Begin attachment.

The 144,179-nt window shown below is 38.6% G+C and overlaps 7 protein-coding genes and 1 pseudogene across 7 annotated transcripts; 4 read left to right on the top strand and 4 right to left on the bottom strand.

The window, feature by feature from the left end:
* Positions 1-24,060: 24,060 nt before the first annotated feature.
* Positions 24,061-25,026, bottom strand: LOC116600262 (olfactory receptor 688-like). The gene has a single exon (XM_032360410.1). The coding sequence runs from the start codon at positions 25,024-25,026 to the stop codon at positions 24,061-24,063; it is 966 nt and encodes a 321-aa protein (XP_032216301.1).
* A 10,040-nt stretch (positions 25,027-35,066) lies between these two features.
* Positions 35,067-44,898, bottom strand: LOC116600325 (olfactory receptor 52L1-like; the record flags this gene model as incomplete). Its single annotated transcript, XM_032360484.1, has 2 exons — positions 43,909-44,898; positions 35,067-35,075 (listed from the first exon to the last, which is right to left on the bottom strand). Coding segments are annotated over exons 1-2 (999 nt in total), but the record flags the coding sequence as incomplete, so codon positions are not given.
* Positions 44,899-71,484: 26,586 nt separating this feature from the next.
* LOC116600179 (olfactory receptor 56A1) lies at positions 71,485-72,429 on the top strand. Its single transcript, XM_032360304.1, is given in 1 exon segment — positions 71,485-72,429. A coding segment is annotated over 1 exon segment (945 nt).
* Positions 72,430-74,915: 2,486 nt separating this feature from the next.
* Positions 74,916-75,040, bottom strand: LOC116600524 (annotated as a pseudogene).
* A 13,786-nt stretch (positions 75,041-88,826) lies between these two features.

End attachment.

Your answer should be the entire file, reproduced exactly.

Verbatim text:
The 144,179-nt window shown below is 38.6% G+C and overlaps 7 protein-coding genes and 1 pseudogene across 7 annotated transcripts; 4 read left to right on the top strand and 4 right to left on the bottom strand.

The window, feature by feature from the left end:
* Positions 1-24,060: 24,060 nt before the first annotated feature.
* Positions 24,061-25,026, bottom strand: LOC116600262 (olfactory receptor 688-like). The gene has a single exon (XM_032360410.1). The coding sequence runs from the start codon at positions 25,024-25,026 to the stop codon at positions 24,061-24,063; it is 966 nt and encodes a 321-aa protein (XP_032216301.1).
* A 10,040-nt stretch (positions 25,027-35,066) lies between these two features.
* Positions 35,067-44,898, bottom strand: LOC116600325 (olfactory receptor 52L1-like; the record flags this gene model as incomplete). Its single annotated transcript, XM_032360484.1, has 2 exons — positions 43,909-44,898; positions 35,067-35,075 (listed from the first exon to the last, which is right to left on the bottom strand). Coding segments are annotated over exons 1-2 (999 nt in total), but the record flags the coding sequence as incomplete, so codon positions are not given.
* Positions 44,899-71,484: 26,586 nt separating this feature from the next.
* LOC116600179 (olfactory receptor 56A1) lies at positions 71,485-72,429 on the top strand. Its single transcript, XM_032360304.1, is given in 1 exon segment — positions 71,485-72,429. A coding segment is annotated over 1 exon segment (945 nt).
* Positions 72,430-74,915: 2,486 nt separating this feature from the next.
* Positions 74,916-75,040, bottom strand: LOC116600524 (annotated as a pseudogene).
* A 13,786-nt stretch (positions 75,041-88,826) lies between these two features.